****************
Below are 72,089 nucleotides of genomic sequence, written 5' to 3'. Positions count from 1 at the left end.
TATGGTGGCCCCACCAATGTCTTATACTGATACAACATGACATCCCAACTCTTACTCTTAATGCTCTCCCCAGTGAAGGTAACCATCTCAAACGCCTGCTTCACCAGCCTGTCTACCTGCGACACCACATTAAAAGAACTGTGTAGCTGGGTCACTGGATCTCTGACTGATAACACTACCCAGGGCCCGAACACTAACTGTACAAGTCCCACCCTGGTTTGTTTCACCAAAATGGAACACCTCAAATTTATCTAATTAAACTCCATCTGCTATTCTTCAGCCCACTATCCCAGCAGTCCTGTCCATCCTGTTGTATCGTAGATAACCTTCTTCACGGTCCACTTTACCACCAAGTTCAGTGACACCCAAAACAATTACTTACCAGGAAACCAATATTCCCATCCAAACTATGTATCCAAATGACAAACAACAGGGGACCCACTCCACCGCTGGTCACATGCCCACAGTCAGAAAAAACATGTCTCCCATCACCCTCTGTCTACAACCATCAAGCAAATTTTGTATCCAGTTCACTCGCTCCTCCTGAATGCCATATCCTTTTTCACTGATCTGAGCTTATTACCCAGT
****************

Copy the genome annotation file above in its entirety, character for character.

Below are 72,089 nucleotides of genomic sequence, written 5' to 3'. Positions count from 1 at the left end.
TATGGTGGCCCCACCAATGTCTTATACTGATACAACATGACATCCCAACTCTTACTCTTAATGCTCTCCCCAGTGAAGGTAACCATCTCAAACGCCTGCTTCACCAGCCTGTCTACCTGCGACACCACATTAAAAGAACTGTGTAGCTGGGTCACTGGATCTCTGACTGATAACACTACCCAGGGCCCGAACACTAACTGTACAAGTCCCACCCTGGTTTGTTTCACCAAAATGGAACACCTCAAATTTATCTAATTAAACTCCATCTGCTATTCTTCAGCCCACTATCCCAGCAGTCCTGTCCATCCTGTTGTATCGTAGATAACCTTCTTCACGGTCCACTTTACCACCAAGTTCAGTGACACCCAAAACAATTACTTACCAGGAAACCAATATTCCCATCCAAACTATGTATCCAAATGACAAACAACAGGGGACCCACTCCACCGCTGGTCACATGCCCACAGTCAGAAAAAACATGTCTCCCATCACCCTCTGTCTACAACCATCAAGCAAATTTTGTATCCAGTTCACTCGCTCCTCCTGAATGCCATATCCTTTTTCACTGATCTGAGCTTATTACCCAGT